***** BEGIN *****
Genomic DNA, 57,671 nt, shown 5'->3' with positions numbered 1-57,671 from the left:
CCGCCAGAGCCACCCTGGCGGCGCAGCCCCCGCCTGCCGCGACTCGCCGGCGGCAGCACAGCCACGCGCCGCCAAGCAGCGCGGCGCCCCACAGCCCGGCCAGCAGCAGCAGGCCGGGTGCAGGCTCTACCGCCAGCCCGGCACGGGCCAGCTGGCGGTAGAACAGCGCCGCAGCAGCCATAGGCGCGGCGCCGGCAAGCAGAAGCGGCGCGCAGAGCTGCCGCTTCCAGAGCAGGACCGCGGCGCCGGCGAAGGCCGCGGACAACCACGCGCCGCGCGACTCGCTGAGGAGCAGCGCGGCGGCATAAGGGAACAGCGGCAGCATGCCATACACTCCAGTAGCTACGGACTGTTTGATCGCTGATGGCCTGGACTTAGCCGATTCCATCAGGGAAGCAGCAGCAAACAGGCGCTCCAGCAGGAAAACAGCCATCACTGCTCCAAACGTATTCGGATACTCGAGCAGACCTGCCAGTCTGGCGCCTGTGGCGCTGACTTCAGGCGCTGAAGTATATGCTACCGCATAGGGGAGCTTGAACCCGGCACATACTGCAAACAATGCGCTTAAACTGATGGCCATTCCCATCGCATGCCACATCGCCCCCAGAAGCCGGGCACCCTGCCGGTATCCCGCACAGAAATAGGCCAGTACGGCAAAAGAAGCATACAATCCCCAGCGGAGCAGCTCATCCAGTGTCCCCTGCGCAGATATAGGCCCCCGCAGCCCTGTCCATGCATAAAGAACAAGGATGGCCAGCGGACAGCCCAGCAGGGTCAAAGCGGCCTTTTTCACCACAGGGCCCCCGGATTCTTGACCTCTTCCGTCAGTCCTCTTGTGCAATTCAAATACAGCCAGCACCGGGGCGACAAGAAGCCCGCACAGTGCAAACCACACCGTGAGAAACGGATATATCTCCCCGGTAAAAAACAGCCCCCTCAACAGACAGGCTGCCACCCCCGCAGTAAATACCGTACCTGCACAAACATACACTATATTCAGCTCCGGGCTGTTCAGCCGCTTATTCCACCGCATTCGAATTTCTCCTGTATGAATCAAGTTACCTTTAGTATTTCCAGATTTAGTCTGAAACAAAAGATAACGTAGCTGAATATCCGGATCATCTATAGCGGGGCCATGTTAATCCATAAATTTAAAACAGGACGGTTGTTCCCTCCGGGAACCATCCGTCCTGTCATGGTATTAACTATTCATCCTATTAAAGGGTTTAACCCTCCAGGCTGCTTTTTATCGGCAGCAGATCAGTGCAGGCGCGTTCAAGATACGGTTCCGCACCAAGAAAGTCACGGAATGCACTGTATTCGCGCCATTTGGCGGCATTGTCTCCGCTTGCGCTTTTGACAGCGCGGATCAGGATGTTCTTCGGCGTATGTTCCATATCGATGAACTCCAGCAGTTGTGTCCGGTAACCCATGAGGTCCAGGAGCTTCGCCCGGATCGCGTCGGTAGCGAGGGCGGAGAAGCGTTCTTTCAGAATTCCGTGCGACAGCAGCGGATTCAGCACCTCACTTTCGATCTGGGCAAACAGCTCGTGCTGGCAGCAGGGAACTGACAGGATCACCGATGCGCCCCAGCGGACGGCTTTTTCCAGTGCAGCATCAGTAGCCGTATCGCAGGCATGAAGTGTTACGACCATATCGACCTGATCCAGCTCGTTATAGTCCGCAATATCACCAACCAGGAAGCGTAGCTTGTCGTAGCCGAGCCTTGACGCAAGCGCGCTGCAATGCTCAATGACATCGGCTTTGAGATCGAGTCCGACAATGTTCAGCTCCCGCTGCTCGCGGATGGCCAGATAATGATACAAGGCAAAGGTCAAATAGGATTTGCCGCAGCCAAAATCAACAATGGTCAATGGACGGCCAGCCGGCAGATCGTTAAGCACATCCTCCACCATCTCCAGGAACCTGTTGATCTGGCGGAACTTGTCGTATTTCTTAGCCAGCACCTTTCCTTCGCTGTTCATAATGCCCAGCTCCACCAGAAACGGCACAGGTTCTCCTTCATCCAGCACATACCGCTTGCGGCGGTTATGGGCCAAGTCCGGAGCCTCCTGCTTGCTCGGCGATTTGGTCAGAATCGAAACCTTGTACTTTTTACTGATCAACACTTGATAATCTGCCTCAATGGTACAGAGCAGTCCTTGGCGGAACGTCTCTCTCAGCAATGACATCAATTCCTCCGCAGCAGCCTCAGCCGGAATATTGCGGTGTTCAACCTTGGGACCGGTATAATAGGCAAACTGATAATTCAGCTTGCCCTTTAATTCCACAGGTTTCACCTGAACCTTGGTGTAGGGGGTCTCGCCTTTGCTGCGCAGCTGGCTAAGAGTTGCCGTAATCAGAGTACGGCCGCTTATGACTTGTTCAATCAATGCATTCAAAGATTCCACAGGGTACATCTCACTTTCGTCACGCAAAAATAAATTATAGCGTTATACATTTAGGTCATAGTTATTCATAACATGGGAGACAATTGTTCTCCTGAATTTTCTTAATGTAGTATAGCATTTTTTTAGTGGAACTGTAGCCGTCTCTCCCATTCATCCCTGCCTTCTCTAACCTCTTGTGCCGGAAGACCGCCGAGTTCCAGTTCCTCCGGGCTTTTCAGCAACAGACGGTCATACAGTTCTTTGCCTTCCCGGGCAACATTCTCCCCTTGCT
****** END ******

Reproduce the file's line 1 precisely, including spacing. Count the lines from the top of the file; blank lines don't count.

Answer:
Genomic DNA, 57,671 nt, shown 5'->3' with positions numbered 1-57,671 from the left: